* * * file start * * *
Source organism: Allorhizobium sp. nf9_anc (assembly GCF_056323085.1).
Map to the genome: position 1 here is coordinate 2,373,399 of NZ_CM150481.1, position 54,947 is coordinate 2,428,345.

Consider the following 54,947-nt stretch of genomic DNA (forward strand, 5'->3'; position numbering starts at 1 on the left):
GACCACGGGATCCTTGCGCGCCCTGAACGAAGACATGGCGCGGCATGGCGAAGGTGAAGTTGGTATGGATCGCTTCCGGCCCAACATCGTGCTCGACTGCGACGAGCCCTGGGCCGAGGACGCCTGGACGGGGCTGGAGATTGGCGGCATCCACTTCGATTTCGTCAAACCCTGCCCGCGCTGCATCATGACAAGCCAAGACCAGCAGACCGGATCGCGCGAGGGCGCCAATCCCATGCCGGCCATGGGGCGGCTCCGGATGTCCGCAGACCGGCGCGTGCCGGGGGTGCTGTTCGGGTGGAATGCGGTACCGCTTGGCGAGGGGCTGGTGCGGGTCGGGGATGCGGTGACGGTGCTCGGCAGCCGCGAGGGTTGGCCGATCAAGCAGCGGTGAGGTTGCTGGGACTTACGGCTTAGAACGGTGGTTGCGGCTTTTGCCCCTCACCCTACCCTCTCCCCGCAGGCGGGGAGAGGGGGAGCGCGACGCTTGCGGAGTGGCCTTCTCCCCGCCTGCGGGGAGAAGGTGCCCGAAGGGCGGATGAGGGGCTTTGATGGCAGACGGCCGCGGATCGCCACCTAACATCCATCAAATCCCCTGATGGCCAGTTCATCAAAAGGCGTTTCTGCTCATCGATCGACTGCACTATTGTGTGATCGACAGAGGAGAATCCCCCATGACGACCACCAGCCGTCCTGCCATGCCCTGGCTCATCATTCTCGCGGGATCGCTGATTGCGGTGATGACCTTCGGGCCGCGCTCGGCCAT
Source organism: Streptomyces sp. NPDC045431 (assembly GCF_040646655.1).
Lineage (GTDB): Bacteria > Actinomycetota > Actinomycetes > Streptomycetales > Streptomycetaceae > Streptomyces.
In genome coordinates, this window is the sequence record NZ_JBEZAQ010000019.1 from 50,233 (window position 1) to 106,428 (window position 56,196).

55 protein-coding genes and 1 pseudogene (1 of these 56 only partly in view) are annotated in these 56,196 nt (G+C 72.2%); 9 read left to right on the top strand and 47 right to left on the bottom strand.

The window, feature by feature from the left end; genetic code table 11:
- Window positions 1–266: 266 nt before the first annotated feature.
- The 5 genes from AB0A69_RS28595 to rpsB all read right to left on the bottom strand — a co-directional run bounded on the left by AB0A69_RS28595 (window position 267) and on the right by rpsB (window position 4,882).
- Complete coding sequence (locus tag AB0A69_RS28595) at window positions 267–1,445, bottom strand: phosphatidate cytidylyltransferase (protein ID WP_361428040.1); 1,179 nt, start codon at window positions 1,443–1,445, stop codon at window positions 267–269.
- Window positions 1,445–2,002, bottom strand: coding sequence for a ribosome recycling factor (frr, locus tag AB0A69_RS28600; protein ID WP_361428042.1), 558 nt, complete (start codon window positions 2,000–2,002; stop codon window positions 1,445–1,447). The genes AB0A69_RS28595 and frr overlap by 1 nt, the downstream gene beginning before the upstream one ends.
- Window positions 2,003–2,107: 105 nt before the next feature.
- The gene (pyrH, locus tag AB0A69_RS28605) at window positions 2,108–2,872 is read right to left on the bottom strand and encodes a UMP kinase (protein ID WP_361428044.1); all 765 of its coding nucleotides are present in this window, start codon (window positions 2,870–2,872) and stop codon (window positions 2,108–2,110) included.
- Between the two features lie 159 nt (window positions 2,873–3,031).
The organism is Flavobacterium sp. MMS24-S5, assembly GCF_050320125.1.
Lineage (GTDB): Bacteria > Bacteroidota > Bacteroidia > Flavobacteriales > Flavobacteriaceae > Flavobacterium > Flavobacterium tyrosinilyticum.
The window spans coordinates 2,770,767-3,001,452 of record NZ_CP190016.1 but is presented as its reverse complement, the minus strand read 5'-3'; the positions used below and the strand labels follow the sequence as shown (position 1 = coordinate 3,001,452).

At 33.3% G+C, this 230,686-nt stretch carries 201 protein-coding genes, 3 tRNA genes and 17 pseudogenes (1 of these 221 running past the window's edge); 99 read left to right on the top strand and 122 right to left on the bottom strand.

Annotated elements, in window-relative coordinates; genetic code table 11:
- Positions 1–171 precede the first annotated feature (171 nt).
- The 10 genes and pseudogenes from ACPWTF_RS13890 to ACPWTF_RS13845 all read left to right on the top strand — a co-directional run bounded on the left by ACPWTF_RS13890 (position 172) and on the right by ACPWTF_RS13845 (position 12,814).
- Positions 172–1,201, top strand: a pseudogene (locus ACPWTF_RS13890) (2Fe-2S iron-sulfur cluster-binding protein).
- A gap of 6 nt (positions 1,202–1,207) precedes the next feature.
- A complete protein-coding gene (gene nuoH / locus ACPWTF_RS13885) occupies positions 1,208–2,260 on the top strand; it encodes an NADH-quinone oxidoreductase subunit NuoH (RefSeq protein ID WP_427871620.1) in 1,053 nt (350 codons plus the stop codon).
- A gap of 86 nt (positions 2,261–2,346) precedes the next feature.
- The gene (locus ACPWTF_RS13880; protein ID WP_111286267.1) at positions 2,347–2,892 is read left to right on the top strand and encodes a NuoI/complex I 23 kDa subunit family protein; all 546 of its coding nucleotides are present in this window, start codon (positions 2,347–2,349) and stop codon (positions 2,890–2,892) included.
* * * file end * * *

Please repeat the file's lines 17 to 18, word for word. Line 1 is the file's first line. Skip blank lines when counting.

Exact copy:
The organism is Flavobacterium sp. MMS24-S5, assembly GCF_050320125.1.
Lineage (GTDB): Bacteria > Bacteroidota > Bacteroidia > Flavobacteriales > Flavobacteriaceae > Flavobacterium > Flavobacterium tyrosinilyticum.